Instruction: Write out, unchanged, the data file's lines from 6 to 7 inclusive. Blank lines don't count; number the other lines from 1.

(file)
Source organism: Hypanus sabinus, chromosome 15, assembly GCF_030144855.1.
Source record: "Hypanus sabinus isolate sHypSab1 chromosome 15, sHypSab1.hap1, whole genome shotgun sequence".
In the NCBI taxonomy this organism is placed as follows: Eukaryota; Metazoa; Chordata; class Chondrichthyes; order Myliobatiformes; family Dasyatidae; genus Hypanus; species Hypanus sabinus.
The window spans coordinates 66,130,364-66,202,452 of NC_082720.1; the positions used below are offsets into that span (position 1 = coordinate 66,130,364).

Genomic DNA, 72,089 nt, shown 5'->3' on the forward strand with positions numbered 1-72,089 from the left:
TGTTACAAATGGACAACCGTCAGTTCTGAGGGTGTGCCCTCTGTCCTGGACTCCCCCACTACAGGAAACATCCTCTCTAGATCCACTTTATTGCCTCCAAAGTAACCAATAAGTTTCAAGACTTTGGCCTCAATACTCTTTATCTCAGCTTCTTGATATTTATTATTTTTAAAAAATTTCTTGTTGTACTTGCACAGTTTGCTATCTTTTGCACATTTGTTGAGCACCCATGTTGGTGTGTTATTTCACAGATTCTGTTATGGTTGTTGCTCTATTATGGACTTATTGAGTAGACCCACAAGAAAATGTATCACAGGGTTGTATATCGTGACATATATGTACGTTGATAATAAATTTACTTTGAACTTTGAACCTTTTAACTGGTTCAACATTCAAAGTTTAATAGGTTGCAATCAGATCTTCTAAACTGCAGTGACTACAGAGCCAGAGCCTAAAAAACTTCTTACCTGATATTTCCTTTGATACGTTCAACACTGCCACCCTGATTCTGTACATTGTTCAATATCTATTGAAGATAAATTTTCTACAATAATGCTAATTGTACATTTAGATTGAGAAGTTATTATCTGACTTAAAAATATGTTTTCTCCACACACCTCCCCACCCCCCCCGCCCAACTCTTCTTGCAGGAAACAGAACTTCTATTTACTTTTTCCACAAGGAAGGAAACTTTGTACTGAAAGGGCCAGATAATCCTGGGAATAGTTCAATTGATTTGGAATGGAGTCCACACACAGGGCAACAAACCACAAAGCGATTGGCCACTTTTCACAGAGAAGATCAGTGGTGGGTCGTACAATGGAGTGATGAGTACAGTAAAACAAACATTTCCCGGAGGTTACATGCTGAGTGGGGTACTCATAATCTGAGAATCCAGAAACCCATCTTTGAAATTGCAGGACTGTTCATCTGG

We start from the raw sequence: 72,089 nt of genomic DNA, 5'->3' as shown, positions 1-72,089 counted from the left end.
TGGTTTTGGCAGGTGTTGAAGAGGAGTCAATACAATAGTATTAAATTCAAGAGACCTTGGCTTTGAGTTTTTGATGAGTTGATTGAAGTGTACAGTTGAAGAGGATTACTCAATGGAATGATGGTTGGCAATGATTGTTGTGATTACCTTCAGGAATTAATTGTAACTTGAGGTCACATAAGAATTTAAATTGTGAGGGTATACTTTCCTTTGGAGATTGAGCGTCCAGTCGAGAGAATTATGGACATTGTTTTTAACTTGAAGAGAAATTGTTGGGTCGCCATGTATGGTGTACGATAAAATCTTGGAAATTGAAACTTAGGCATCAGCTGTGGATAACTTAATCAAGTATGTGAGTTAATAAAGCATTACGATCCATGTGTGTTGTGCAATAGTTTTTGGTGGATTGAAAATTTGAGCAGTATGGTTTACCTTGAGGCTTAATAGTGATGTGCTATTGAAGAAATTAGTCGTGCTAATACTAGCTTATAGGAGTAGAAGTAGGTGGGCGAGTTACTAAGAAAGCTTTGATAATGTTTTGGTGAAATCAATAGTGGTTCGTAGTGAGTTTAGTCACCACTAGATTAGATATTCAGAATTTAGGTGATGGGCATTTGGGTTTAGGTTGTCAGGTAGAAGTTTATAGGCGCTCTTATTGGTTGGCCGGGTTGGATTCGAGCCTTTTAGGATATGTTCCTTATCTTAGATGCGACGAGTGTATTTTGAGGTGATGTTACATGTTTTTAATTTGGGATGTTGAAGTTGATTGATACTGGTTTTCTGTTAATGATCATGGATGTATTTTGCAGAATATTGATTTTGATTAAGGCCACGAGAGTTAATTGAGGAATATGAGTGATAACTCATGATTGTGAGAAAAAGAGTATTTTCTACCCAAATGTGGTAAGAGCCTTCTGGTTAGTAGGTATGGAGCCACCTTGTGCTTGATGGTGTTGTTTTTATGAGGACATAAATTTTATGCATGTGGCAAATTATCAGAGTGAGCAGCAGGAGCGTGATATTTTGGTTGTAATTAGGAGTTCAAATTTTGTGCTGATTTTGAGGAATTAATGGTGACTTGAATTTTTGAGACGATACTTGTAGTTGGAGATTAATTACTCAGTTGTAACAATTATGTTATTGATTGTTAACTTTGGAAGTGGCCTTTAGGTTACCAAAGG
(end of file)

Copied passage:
TGTTACAAATGGACAACCGTCAGTTCTGAGGGTGTGCCCTCTGTCCTGGACTCCCCCACTACAGGAAACATCCTCTCTAGATCCACTTTATTGCCTCCAAAGTAACCAATAAGTTTCAAGACTTTGGCCTCAATACTCTTTATCTCAGCTTCTTGATATTTATTATTTTTAAAAAATTTCTTGTTGTACTTGCACAGTTTGCTATCTTTTGCACATTTGTTGAGCACCCATGTTGGTGTGTTATTTCACAGATTCTGTTATGGTTGTTGCTCTATTATGGACTTATTGAGTAGACCCACAAGAAAATGTATCACAGGGTTGTATATCGTGACATATATGTACGTTGATAATAAATTTACTTTGAACTTTGAACCTTTTAACTGGTTCAACATTCAAAGTTTAATAGGTTGCAATCAGATCTTCTAAACTGCAGTGACTACAGAGCCAGAGCCTAAAAAACTTCTTACCTGATATTTCCTTTGATACGTTCAACACTGCCACCCTGATTCTGTACATTGTTCAATATCTATTGAAGATAAATTTTCTACAATAATGCTAATTGTACATTTAGATTGAGAAGTTATTATCTGACTTAAAAATATGTTTTCTCCACACACCTCCCCACCCCCCCCGCCCAACTCTTCTTGCAGGAAACAGAACTTCTATTTACTTTTTCCACAAGGAAGGAAACTTTGTACTGAAAGGGCCAGATAATCCTGGGAATAGTTCAATTGATTTGGAATGGAGTCCACACACAGGGCAACAAACCACAAAGCGATTGGCCACTTTTCACAGAGAAGATCAGTGGTGGGTCGTACAATGGAGTGATGAGTACAGTAAAACAAACATTTCCCGGAGGTTACATGCTGAGTGGGGTACTCATAATCTGAGAATCCAGAAACCCATCTTTGAAATTGCAGGACTGTTCATCTGG

We start from the raw sequence: 72,089 nt of genomic DNA, 5'->3' as shown, positions 1-72,089 counted from the left end.